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.NET Tracer Manual

The tracer is a .NET profiler. It is loaded under certain conditions by the .NET runtime and generates traces containing calls to the crypto API (class, method, arguments, return value, stack trace).

Getting Started

The .NET runtime will pick up the profiler if it is provided with the right environment variables. The environment variables to set depend on whether your application runs on .NET Core or .NET Framework.

For .NET Core:


For .NET Framework:


You should additionally provide an output directory with:


The directory should exist before the application is started.

Under those conditions, every time a .NET process is run, the tracer will output a .cst file and a .log file for that process. The CST file can be uploaded to the Analyzer while the log file is mostly useful for debugging.

Setting environment variables

There are several ways to set the required environment variables, each with their pros and cons.


In PowerShell, you can set temporary environment variables that will only affect the current PowerShell session:

$env:COR_PROFILER = '{cf0d821e-299b-5307-a3d8-9ccb4916d2e5}'
$env:COR_PROFILER_PATH_32 = 'C:\path\to\cs_dotnet_tracer_32.dll'
$env:COR_PROFILER_PATH_64 = 'C:\path\to\cs_dotnet_tracer_64.dll'
$env:CS_OUTPUT_DIR = 'C:\output'

The advantage is that you ensure that you'll only be tracing the expected application, not other applications. A potential disadvantage is that you might not be able to start all applications or components that way.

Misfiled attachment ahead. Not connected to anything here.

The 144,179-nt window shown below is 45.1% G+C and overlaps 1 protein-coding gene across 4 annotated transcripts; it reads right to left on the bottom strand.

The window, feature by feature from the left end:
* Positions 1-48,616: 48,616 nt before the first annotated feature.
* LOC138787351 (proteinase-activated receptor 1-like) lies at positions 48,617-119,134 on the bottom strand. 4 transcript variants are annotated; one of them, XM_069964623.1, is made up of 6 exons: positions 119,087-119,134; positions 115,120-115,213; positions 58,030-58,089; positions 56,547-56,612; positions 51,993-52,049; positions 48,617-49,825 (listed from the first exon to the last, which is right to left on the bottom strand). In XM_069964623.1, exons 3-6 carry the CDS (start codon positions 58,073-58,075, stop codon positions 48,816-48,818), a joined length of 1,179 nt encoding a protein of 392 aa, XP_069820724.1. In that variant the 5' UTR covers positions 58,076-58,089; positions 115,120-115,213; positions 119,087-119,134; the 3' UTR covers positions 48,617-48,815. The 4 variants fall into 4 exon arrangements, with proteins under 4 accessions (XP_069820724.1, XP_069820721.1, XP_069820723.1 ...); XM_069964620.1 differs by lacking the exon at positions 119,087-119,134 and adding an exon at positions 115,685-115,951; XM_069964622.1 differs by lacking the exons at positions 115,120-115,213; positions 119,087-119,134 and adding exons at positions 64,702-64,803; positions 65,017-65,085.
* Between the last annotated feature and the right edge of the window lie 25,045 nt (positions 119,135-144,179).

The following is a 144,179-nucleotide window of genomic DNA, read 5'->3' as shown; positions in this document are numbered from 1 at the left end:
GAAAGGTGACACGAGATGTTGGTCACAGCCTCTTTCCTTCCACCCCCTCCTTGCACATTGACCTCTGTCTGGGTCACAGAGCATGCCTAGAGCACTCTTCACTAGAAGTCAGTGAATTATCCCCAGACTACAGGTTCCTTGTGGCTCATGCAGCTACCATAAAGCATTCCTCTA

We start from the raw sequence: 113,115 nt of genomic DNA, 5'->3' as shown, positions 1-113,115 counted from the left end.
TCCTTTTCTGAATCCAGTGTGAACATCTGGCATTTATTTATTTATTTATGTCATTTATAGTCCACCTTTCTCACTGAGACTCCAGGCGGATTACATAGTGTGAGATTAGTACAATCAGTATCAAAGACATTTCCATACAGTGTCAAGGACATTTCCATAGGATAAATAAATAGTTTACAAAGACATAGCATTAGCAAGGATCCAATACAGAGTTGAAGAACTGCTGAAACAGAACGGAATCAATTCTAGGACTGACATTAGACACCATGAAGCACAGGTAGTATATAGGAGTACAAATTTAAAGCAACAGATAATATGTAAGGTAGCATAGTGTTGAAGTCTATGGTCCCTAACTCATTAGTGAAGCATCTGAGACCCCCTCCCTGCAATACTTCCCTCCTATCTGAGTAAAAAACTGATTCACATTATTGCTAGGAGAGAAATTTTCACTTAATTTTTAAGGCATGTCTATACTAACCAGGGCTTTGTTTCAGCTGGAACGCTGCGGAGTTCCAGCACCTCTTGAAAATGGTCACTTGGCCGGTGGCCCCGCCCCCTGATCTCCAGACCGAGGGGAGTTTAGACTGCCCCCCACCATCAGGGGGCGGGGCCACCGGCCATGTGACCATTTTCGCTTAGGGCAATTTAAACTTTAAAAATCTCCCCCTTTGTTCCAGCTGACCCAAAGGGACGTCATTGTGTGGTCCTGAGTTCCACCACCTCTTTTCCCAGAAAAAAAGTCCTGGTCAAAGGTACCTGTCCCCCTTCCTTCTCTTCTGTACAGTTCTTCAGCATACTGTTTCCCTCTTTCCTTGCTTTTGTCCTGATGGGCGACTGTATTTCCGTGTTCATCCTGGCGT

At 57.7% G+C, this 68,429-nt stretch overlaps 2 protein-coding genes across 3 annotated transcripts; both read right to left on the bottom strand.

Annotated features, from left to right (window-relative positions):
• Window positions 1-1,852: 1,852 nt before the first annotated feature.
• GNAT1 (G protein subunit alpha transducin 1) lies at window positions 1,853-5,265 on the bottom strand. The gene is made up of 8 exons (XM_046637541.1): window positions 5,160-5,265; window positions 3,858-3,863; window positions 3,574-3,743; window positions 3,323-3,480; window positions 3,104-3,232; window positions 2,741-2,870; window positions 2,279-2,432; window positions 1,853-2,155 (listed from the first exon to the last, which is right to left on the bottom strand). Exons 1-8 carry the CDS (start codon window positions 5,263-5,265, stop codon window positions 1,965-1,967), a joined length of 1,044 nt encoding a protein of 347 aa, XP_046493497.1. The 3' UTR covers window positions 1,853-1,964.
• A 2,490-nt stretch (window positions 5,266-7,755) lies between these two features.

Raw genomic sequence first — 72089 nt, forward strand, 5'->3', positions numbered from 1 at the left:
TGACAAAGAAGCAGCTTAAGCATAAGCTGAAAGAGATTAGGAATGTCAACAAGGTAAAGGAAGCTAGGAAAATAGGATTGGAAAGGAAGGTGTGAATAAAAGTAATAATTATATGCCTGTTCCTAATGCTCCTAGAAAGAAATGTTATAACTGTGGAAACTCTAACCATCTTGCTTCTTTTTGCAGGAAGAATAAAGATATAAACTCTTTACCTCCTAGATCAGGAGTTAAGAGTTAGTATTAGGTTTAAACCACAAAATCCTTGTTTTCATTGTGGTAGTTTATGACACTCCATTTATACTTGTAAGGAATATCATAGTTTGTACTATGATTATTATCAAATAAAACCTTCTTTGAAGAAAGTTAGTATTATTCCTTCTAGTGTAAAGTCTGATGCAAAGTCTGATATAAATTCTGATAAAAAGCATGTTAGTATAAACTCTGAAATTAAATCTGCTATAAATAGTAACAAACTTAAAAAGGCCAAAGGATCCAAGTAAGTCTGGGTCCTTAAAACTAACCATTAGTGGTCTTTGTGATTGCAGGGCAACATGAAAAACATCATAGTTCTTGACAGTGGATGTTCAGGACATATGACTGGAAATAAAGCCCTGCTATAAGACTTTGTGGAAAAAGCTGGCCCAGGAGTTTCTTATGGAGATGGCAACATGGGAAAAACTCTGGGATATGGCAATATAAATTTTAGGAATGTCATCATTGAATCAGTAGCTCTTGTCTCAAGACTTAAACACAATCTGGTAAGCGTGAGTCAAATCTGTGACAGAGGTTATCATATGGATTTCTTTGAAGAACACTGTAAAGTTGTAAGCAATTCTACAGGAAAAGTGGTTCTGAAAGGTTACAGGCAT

System environment variables

By setting the variables at the system level (e.g. in "System Properties", "Advanced", "Environment Variables..."), you will be able to ensure that all components of your applications are traced. However, if any other component is launched while the environment variables are set, they will be traced as well.

Launch Profile with the dotnet CLI or Visual Studio

If your application is launched from the dotnet CLI or Visual Studio, you can also set the environment variables by using a launch profile.

Unit tests

To trace unit tests, you will probably need a data collector. Follow instructions on

If you run your tests with the Cake build system, it is possible to configure the environment variables in build.cake.

In some cases, the tracer interferes with other profilers, so it is important to ensure those are disabled while the tracer is used. For instance, this is the case of OpenCover, a code coverage tool for .NET tests.